Scientists at the International Potato Center (CIP) have welcomed a recent study supporting the commercial processing of biofortified orange-fleshed sweetpotato (OFSP). The study—focusing on industrialisation of baby food processing—demonstrates how the addition of vitamin A-rich sweetpotato would enhance the nutritional quality of baby food to children under six years of age in many developing countries.
The study—published in the prestigious Frontiers in Nutrition journal—approves the formulation of orange-fleshed sweetpotato proposed in tested samples, which also incorporates pumpkin, oil and egg yolk, as a way of improving the overall safety and quality of the baby-food product. In particular the researchers noted that the formula would maximize carotenoid bioaccessibility of the food which facilitates the absorption of vitamin A. The samples underwent industrial heat processing mainly pasteurization and sterilization.
“Based on this work, we recommend the development of functional baby food OFSP puree as a way to reduce the risk of vitamin A deficiency (VAD) and improve public health,” the paper reads.
A research-for-development organization with a focus on potato, sweetpotato and Andean roots and tubers, CIP delivers innovative science-based solutions to enhance access to affordable nutritious food, foster inclusive sustainable business and employment growth, and drive the climate resilience of root and tuber agri-food systems. By 2023, CIP expects to have reached more than 15 million households—an additional 10 million—with improved nutritious foods. Research by external parties further strengthens CIP’s approach in generating demand for orange-fleshed sweetpotato products.
In working with rural communities most at risk from vitamin A deficiency in Africa and Asia, CIP supports World Health Organization recommendations for exclusive breast feeding for infants up to 6 months of age. CIP recommends the incorporation of OFSP puree into baby food during complementary feeding. This is done as part of an integrated agriculture-nutrition-health-education-and-marketing approach to promote biofortified OFSP among vulnerable households.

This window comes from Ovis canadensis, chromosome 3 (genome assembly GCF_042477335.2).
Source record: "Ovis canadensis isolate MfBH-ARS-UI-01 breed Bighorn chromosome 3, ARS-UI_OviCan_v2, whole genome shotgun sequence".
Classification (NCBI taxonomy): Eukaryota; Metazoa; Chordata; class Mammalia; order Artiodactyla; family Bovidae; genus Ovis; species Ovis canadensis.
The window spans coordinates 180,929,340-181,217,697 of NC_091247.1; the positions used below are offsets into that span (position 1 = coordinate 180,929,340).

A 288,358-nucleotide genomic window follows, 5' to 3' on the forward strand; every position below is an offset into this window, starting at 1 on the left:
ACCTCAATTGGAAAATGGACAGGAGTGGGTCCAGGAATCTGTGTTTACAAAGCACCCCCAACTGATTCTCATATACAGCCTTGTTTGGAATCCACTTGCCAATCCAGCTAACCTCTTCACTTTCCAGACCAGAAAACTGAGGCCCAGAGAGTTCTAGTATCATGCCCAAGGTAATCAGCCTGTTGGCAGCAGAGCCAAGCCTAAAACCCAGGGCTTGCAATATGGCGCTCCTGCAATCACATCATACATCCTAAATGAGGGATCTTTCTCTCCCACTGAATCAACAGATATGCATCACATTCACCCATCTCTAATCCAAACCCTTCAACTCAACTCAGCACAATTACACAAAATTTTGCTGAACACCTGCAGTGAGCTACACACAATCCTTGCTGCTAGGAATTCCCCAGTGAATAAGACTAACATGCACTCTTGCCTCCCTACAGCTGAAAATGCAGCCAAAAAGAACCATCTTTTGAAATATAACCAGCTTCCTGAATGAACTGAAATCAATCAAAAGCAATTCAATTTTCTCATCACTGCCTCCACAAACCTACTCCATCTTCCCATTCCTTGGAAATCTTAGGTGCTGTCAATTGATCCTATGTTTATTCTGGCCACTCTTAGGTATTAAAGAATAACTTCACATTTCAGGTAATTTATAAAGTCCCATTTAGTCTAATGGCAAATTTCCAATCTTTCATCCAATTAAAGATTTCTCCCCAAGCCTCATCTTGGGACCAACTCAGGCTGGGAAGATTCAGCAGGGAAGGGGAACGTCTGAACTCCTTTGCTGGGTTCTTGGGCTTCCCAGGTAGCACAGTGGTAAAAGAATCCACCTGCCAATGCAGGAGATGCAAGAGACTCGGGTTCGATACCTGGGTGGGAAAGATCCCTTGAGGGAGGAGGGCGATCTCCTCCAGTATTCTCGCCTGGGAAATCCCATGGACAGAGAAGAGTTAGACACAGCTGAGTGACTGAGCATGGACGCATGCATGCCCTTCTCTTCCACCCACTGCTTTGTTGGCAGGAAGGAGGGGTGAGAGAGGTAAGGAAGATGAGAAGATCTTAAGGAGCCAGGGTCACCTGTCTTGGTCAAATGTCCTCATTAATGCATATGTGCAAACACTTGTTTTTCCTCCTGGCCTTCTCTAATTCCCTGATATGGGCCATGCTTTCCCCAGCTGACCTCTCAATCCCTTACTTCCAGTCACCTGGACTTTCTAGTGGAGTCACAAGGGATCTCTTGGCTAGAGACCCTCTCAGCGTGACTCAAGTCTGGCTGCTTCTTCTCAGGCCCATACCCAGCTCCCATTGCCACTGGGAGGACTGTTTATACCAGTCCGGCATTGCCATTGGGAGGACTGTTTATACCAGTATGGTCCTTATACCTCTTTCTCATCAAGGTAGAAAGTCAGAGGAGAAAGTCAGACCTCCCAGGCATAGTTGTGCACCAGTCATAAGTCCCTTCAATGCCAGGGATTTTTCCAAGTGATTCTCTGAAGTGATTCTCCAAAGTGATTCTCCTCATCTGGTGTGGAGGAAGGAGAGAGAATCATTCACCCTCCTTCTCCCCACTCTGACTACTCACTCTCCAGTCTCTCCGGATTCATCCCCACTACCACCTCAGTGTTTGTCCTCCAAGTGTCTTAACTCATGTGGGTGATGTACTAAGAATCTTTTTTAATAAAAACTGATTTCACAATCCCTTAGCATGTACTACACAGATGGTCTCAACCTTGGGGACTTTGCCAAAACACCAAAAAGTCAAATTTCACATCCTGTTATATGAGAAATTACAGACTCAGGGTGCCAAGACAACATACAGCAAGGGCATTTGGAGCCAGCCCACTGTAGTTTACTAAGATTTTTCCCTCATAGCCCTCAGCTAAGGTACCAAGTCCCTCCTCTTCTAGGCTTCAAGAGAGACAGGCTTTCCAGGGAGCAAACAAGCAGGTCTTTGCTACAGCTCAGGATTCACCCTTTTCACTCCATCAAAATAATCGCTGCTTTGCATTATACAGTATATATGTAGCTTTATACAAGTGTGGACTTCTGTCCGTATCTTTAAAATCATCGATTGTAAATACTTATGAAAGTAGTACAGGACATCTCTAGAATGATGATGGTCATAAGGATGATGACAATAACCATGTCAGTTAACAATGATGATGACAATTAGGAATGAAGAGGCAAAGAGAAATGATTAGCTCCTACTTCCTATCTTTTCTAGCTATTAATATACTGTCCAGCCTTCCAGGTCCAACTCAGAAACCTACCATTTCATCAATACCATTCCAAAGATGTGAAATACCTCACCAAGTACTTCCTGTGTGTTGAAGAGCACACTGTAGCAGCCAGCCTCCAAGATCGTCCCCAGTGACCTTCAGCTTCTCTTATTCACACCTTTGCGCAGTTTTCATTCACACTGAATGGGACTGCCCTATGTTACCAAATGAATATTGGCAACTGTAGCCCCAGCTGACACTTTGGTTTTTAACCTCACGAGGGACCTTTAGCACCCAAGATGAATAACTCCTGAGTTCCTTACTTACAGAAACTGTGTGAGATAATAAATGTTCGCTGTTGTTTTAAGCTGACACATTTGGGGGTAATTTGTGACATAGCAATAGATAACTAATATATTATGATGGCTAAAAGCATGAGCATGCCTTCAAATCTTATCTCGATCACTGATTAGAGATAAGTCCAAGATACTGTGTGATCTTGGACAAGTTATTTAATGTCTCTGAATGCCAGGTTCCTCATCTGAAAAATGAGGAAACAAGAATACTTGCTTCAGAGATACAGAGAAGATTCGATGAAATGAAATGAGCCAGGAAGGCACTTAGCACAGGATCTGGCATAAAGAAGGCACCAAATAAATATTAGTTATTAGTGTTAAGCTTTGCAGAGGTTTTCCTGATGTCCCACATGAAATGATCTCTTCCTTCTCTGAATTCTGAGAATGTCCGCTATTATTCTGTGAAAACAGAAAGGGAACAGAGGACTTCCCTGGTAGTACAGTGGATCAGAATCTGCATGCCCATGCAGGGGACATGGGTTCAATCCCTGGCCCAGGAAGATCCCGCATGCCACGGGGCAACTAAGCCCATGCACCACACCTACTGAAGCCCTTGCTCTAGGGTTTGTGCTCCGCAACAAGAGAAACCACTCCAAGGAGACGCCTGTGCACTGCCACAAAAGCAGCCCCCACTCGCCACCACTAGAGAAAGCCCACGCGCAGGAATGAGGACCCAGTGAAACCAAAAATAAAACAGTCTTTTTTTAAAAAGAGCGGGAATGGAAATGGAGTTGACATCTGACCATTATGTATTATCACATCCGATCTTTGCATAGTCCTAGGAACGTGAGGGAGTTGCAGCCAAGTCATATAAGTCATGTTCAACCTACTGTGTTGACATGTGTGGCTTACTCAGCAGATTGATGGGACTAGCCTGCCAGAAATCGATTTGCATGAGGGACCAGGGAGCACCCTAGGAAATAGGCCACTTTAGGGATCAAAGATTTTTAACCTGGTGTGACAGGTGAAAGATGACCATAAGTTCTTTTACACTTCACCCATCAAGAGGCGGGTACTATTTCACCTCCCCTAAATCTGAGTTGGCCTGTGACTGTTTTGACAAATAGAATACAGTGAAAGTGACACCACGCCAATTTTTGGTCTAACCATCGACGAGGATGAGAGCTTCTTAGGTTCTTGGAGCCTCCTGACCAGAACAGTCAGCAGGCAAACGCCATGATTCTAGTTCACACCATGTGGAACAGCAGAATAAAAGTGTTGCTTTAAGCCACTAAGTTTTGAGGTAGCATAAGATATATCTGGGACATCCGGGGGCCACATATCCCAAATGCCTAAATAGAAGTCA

A number of OFSP puree processing factories are being established in African countries, such as in Kenya, to supply other entities such as bakeries, hotels and baby food manufacturers. Such entities are using OFSP puree as an ingredient in their products, thereby, not only manufacturing healthier foods but also generating demand for the crop. In some instances—such as in the making of bread—this approach has also lowered production costs due to the reduced use of imported wheat.
“The principal goal of promoting the use of OFSP puree by food manufacturers is to catalyze new value chains for the crop, and encourage more farmers to grow it and more families to eat the nutritious OFSP roots,” says Dr Tawanda Muzhingi, CIP’s regional food scientist and nutritional biochemist based in Kenya.
“Our research also focuses on the sensory acceptability—appearance, aroma, texture, taste and general acceptability—and the nutritional content of an increasing range of sweetpotato products in different markets and dietary contexts,” notes Hugo Campos, CIP’s Director for Research.
“We welcome the findings of this research which was undertaken with funding from the Nestle Research Centre and support from the French Agricultural Research Centre for International Development (CIRAD)”, Campos concludes.
Women in Rwanda learn how to incorporate orange-fleshed sweetpotato into local meals. Photo: Hugh Rutherford for CIP.